Prominent Neuroscientist Prof. Tom Jessell Fired Following Investigation
Article Mar 09, 2018 | by Adam Tozer PhD
Image Credit: YouTube
Prof. Thomas Jessell, 66, who holds an endowed Chair as the Claire Tow Professor of Motor Neuron Disorders at the Zuckerman Institute for Mind Brain and Behavior at Columbia University, has had his employment terminated.
Jessell is an award winning neuroscientist, fellow of the Royal Society and inaugural recipient of the Kavli Prize for Neuroscience in 2008. His influential textbook, "Principles of Neuroscience" co-written with Prof. Eric Kandel and Dr James Schwarz, sits on the shelves of most neuroscience students across the World.
His pioneering work on motor neurons have driven our understandings of how our brains control movement.
Read: Latest paper from Jessell lab investigates balance
However, on International Women's Day, March 8, 2018, the closure of his lab was announced in the international media.
The statement from Columbia was printed in a piece by Meredith Wadman in the journal Science:
"Columbia has ended the administrative positions of Dr. Thomas Jessell and will be winding down the Jessell lab at [Columbia University Medical Center]. These decisions follow an investigation that revealed serious violations of University policies and values governing the behavior of faculty members in an academic environment. The University will fulfill its responsibility to close the lab in a manner that both preserves valuable research and helps those involved to continue to pursue their careers. Dr. Jessell has been out of the lab since the investigation began."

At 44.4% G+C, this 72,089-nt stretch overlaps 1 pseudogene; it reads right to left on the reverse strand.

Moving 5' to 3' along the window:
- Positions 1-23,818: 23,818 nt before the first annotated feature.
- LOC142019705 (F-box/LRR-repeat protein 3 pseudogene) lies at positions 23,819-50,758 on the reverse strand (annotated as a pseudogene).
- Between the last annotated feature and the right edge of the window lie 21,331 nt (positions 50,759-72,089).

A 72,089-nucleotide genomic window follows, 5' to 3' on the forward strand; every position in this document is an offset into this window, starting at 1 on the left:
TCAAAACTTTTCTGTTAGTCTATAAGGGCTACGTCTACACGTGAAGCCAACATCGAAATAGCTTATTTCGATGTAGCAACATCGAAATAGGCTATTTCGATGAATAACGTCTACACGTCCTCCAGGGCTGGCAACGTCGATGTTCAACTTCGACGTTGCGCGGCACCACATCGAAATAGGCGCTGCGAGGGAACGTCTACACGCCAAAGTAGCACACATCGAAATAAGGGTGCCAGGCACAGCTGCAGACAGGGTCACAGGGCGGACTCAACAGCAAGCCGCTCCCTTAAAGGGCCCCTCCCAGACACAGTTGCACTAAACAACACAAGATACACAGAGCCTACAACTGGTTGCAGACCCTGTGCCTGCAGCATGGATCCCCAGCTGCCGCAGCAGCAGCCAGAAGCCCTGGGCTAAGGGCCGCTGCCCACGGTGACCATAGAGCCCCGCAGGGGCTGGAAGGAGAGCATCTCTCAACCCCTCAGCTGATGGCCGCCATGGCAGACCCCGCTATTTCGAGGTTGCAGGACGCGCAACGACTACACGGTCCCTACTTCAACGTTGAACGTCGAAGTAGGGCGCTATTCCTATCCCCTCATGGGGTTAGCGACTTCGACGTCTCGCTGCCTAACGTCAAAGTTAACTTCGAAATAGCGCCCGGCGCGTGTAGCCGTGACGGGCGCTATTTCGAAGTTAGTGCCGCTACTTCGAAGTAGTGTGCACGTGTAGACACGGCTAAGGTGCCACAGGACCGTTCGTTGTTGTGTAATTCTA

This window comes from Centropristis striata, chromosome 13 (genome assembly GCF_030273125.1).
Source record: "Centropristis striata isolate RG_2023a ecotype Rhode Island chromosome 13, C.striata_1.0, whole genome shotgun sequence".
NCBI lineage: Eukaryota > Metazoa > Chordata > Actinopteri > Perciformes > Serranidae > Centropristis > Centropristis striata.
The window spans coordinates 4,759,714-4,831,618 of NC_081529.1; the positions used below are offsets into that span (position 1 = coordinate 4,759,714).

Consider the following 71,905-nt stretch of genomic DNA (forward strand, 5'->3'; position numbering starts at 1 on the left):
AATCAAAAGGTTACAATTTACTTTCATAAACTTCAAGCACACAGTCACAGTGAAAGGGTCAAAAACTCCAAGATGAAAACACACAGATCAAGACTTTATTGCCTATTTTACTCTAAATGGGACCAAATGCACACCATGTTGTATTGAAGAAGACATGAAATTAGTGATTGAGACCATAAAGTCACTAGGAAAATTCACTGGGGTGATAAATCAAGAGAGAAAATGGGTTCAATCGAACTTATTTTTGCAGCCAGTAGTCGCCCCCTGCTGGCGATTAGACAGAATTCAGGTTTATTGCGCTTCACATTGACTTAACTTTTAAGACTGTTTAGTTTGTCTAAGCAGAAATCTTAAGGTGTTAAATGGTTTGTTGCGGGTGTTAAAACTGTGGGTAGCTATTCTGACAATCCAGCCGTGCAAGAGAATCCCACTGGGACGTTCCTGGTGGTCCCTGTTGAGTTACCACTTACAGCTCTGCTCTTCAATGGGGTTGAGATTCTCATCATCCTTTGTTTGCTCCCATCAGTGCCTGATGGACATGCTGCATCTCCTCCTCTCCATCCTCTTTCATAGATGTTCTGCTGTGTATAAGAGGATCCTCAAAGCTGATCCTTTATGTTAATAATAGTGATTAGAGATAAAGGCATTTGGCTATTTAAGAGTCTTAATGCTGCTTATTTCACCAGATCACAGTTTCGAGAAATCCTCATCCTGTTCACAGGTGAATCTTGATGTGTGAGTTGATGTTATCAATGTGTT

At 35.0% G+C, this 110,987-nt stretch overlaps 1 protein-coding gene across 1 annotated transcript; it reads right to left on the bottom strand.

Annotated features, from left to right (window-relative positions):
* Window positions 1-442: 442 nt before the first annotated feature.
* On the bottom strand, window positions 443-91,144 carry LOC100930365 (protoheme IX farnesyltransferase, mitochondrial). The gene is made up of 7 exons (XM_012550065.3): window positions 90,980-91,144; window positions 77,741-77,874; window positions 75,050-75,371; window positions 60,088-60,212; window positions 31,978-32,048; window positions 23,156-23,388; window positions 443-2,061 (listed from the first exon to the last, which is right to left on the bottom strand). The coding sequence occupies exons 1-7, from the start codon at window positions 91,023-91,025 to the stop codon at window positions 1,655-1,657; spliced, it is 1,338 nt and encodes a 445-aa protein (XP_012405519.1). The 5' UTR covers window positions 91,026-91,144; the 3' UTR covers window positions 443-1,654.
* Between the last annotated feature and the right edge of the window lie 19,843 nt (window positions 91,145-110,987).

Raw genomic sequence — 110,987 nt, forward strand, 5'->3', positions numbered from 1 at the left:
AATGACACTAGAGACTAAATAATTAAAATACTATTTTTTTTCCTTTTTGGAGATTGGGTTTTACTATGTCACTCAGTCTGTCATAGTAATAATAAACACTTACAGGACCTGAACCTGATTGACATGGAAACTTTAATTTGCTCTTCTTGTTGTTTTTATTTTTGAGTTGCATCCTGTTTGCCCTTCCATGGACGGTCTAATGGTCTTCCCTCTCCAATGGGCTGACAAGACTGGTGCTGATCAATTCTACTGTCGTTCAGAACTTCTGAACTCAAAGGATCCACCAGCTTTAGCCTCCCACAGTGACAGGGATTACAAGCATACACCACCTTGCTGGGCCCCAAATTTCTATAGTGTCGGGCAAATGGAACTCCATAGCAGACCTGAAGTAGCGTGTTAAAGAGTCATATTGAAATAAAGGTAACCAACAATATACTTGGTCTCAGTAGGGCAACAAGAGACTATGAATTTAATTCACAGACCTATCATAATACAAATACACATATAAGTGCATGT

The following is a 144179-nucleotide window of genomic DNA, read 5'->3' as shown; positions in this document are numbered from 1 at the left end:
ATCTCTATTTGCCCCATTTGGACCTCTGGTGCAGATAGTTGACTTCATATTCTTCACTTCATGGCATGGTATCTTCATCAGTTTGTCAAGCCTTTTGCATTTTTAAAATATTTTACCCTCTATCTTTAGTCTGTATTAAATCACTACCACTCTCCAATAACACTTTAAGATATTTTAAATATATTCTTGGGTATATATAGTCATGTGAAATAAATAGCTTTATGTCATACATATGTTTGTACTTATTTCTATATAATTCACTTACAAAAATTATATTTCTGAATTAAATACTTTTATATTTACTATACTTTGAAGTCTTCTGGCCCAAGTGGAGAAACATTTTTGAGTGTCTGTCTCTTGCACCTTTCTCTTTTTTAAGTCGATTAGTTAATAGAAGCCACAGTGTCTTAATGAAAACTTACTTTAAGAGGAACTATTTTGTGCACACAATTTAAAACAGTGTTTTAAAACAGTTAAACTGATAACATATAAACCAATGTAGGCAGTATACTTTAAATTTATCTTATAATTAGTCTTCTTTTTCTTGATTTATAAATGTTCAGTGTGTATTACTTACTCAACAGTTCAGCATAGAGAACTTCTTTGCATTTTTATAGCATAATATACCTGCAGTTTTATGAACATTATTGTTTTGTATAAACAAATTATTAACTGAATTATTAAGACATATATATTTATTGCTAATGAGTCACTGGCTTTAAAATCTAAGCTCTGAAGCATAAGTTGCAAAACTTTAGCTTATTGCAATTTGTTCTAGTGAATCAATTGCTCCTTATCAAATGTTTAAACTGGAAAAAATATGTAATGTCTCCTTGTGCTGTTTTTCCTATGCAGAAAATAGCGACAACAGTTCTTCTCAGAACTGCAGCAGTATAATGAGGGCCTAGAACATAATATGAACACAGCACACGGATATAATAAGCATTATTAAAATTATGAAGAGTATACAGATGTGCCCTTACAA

The opaque nature of the statement has led to people on social media to call for transparency about the nature of these violations.
Alzheimer’s disease (AD) is the leading cause of dementia worldwide. Classically, the “amyloid” hypothesis, which ties the disease’s spread to that of amyloid protein, is thought to underlie AD’s pathology. After years of mixed to negative results in clinical trials, new research is underway to investigate what role the brain’s own immune system plays in amyloid-driven disease; an “infl-amyloid” hypothesis.
To pick apart the differences between individual cells in complex multicellular organisms, we need to look at cells one-by-one. This article takes a look at how several scientists in North America are using single cell proteomics (SCP) technologies to discern disease pathogenesis and enhance directed stem-cell differentiation.READ MORE